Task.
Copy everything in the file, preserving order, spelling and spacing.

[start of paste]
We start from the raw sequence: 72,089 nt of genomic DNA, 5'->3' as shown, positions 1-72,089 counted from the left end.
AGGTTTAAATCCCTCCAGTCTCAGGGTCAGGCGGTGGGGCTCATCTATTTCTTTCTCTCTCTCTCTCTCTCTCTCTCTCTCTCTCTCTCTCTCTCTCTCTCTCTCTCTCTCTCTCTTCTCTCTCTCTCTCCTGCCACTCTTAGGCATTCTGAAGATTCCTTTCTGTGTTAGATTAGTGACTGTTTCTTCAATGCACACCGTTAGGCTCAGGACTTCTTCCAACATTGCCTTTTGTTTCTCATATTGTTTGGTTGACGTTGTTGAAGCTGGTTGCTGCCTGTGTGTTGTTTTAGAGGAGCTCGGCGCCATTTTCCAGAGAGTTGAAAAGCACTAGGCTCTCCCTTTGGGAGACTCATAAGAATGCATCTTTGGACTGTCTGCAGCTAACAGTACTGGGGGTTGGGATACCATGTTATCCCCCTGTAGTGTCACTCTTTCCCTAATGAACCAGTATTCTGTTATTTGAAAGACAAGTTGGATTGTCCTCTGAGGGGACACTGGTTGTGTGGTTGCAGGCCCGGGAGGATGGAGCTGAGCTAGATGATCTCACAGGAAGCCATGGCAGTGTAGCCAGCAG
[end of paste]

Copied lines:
We start from the raw sequence: 72,089 nt of genomic DNA, 5'->3' as shown, positions 1-72,089 counted from the left end.
AGGTTTAAATCCCTCCAGTCTCAGGGTCAGGCGGTGGGGCTCATCTATTTCTTTCTCTCTCTCTCTCTCTCTCTCTCTCTCTCTCTCTCTCTCTCTCTCTCTCTCTCTCTCTCTCTTCTCTCTCTCTCTCCTGCCACTCTTAGGCATTCTGAAGATTCCTTTCTGTGTTAGATTAGTGACTGTTTCTTCAATGCACACCGTTAGGCTCAGGACTTCTTCCAACATTGCCTTTTGTTTCTCATATTGTTTGGTTGACGTTGTTGAAGCTGGTTGCTGCCTGTGTGTTGTTTTAGAGGAGCTCGGCGCCATTTTCCAGAGAGTTGAAAAGCACTAGGCTCTCCCTTTGGGAGACTCATAAGAATGCATCTTTGGACTGTCTGCAGCTAACAGTACTGGGGGTTGGGATACCATGTTATCCCCCTGTAGTGTCACTCTTTCCCTAATGAACCAGTATTCTGTTATTTGAAAGACAAGTTGGATTGTCCTCTGAGGGGACACTGGTTGTGTGGTTGCAGGCCCGGGAGGATGGAGCTGAGCTAGATGATCTCACAGGAAGCCATGGCAGTGTAGCCAGCAG